Wednesday, February 29, 2012

Live Blogging Triangle AMA Digital Marketing Training Camp 2012: Search Engine and Landing Page Optimization

Speaker: Jenny Halasz

Jenny Halasz
The question is how do we get in front of the search engines? Jenny says that's not as important and we'll talk about that today.

What is SEO?
Mrs. Halasz starts with a story. She talks about going into the doctor's office. Knowing that she would be at bed rest after the procedure, she stopped by Blockbuster. They were closed.

Her sister told her about Redbox, which she never used before. While waiting at the doctors office, she jumped online via the mobile device. Step-by-step, she goes from visiting the web site to downloading the mobile app. Once she finished that step, she walked through renting a movie from the app to picking it up at the kiosk.

Must Haves of SEO

  • Must be seen
  • Must be relevant
  • Must motivate a click
By using the Triangle AMA web site as a reference, Jenny points out things that could be done better. The first thing is starting with meta description. This will allow you to control what shows up in the Google search result.

Keyword Research
While logged into Google, you can personalize search results. If you're doing business under the old model, then you're doing it wrong.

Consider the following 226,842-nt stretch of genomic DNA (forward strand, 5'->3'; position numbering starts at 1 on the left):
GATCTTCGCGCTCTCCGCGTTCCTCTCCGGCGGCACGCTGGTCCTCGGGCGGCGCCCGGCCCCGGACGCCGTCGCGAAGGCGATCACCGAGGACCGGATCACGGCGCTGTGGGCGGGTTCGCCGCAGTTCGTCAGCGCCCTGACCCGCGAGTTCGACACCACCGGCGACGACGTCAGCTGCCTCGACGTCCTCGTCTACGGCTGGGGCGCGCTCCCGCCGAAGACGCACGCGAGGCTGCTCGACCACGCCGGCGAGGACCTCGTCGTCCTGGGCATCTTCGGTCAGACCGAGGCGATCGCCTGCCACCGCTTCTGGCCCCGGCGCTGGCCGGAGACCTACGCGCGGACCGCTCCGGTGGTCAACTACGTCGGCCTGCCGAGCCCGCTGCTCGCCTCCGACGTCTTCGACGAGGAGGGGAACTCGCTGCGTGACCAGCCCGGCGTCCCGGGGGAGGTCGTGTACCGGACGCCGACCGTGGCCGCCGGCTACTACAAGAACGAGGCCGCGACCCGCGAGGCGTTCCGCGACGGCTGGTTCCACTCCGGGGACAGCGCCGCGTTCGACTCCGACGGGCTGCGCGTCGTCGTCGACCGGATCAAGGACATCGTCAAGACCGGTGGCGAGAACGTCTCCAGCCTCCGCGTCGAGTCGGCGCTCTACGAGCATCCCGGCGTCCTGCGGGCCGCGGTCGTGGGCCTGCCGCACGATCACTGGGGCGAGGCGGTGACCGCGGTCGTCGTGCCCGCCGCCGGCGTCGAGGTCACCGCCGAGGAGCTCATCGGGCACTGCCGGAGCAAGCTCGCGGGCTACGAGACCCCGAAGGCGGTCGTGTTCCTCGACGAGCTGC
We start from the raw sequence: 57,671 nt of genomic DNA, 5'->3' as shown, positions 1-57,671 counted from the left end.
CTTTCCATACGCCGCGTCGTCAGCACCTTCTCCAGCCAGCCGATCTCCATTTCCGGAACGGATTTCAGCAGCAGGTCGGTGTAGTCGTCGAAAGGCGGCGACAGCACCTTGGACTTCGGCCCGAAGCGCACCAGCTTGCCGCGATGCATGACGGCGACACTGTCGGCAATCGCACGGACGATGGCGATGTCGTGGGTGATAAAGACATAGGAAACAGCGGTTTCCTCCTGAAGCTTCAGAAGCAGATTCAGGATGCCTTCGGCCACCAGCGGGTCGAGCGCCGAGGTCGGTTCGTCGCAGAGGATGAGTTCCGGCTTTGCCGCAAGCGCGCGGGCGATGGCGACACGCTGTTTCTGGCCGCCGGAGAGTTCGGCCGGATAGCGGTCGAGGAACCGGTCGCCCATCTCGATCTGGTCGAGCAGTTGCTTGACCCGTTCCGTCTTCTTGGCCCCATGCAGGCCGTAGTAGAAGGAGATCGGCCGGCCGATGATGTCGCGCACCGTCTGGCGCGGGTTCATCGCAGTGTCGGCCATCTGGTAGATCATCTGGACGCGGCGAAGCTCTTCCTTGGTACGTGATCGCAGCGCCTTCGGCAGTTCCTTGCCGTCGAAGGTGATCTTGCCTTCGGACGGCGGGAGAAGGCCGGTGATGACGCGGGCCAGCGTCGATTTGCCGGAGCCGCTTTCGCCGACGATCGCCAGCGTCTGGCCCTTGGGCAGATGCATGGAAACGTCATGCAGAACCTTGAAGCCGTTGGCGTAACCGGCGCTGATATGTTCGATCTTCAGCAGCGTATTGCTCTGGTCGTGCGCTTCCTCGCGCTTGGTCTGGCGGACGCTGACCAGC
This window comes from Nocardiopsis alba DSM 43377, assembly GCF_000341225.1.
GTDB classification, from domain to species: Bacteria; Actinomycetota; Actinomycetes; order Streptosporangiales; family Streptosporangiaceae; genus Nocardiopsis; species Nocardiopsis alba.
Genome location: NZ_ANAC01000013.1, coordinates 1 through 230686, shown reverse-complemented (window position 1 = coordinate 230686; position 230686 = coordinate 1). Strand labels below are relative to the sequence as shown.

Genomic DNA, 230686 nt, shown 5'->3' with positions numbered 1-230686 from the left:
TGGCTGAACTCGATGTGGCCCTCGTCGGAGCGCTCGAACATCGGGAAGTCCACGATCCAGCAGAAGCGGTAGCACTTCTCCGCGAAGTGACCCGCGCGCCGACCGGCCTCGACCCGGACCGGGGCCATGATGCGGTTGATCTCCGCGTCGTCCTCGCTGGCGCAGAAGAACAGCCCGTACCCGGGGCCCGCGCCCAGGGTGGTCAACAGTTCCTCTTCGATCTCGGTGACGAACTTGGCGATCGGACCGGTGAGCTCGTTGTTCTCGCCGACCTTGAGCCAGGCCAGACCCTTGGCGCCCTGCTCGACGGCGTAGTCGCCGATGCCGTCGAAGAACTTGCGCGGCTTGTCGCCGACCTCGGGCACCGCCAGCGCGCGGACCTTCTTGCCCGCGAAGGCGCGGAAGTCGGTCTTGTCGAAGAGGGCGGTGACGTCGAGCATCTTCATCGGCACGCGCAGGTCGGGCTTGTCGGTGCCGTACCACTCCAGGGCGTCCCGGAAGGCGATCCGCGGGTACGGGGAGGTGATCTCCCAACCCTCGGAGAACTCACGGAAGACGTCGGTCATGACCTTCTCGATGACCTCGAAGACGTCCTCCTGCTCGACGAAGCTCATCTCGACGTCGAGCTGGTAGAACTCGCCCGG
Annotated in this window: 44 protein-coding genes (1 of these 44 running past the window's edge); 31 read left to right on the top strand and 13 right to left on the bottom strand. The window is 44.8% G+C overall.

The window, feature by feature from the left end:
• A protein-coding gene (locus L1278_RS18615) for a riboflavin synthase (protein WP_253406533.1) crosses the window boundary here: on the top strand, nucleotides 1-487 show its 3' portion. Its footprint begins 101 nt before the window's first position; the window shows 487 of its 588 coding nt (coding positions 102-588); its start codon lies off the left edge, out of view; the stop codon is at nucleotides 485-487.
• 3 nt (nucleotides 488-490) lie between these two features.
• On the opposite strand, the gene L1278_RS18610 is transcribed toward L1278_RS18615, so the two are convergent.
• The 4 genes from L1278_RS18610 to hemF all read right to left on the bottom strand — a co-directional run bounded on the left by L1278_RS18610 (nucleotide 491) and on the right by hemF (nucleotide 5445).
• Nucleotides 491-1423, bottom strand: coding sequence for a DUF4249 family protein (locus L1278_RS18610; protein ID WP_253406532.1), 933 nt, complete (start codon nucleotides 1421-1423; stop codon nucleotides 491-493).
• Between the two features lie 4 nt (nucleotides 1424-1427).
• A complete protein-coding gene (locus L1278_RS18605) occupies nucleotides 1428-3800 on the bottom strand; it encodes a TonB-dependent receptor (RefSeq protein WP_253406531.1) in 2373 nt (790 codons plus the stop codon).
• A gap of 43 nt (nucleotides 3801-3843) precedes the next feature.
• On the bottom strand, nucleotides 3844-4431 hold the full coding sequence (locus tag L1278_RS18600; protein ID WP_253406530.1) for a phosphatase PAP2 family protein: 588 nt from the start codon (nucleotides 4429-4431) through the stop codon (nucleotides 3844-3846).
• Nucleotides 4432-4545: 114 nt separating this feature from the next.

Fundamentals of Usability
Jacob Neilson is the "father of usability testing." What we've learned is that we read web pages from top to bottom, left to right.

Looking at Walmart's web site. They have a top bar and left navigation bar. This is done right.

Keep It Short And Sweet
We don't consume web sites in the same way we consume books. The average user only reads 8 words before they decide to read. Tip: Get to the point quickly!

Make Your Page Load Quickly
When you look at how fast your page loads, this can determine how your page ranks in search engines.

Conflicting Information (Friction)
Similar to road signs that say merge left, but instruct user to turn right. Our web pages should provide instructions on where you want people to go. Tip: Tell the customer where you need them to go.

Use to identify what your customer needs. This allows you to understand your customers.

Motivation and Value Proposition
Using as an example, they provide a reason for you to order the report and they then  provide the value. "Look, you can protect yourself for only $2.99"

Motivation - What problem are you trying to solve? What are we at risk of losing if we don't buy this product.

Value Proposition - What will it take to solve that problem? How much?

Call to Action
It's important to have a call to action.

Remember - "User-Centered Design is ROI"

R = Reduce friction and unsupervised thought
O = Obvious motivation
I = Interact with clear call to action

Closing Thought
Take a look at your current web site. What is it that you want your customer to do? The truth is 90% instinct.


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Damond L. Nollan, M.B.A.

Toll-free: (919) 912-9121
E-mail: Contact Me


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